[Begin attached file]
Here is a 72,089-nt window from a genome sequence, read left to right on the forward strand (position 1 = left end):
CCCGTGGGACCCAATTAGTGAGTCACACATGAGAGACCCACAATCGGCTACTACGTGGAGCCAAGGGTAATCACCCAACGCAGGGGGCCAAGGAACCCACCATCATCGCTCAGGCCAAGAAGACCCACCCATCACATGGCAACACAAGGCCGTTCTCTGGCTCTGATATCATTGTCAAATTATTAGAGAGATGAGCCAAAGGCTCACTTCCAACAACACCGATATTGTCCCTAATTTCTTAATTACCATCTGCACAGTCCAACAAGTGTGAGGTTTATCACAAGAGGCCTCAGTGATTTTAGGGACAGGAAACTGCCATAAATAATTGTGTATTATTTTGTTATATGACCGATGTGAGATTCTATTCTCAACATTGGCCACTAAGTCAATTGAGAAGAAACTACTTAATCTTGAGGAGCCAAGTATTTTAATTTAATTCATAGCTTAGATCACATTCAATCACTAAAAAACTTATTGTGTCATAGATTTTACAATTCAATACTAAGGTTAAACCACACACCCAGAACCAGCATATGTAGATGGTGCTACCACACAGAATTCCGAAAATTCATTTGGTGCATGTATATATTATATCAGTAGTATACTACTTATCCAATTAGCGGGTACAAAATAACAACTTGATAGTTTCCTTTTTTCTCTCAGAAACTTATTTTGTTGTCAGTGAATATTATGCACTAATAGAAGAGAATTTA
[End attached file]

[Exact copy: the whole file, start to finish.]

Here is a 72,089-nt window from a genome sequence, read left to right on the forward strand (position 1 = left end):
CCCGTGGGACCCAATTAGTGAGTCACACATGAGAGACCCACAATCGGCTACTACGTGGAGCCAAGGGTAATCACCCAACGCAGGGGGCCAAGGAACCCACCATCATCGCTCAGGCCAAGAAGACCCACCCATCACATGGCAACACAAGGCCGTTCTCTGGCTCTGATATCATTGTCAAATTATTAGAGAGATGAGCCAAAGGCTCACTTCCAACAACACCGATATTGTCCCTAATTTCTTAATTACCATCTGCACAGTCCAACAAGTGTGAGGTTTATCACAAGAGGCCTCAGTGATTTTAGGGACAGGAAACTGCCATAAATAATTGTGTATTATTTTGTTATATGACCGATGTGAGATTCTATTCTCAACATTGGCCACTAAGTCAATTGAGAAGAAACTACTTAATCTTGAGGAGCCAAGTATTTTAATTTAATTCATAGCTTAGATCACATTCAATCACTAAAAAACTTATTGTGTCATAGATTTTACAATTCAATACTAAGGTTAAACCACACACCCAGAACCAGCATATGTAGATGGTGCTACCACACAGAATTCCGAAAATTCATTTGGTGCATGTATATATTATATCAGTAGTATACTACTTATCCAATTAGCGGGTACAAAATAACAACTTGATAGTTTCCTTTTTTCTCTCAGAAACTTATTTTGTTGTCAGTGAATATTATGCACTAATAGAAGAGAATTTA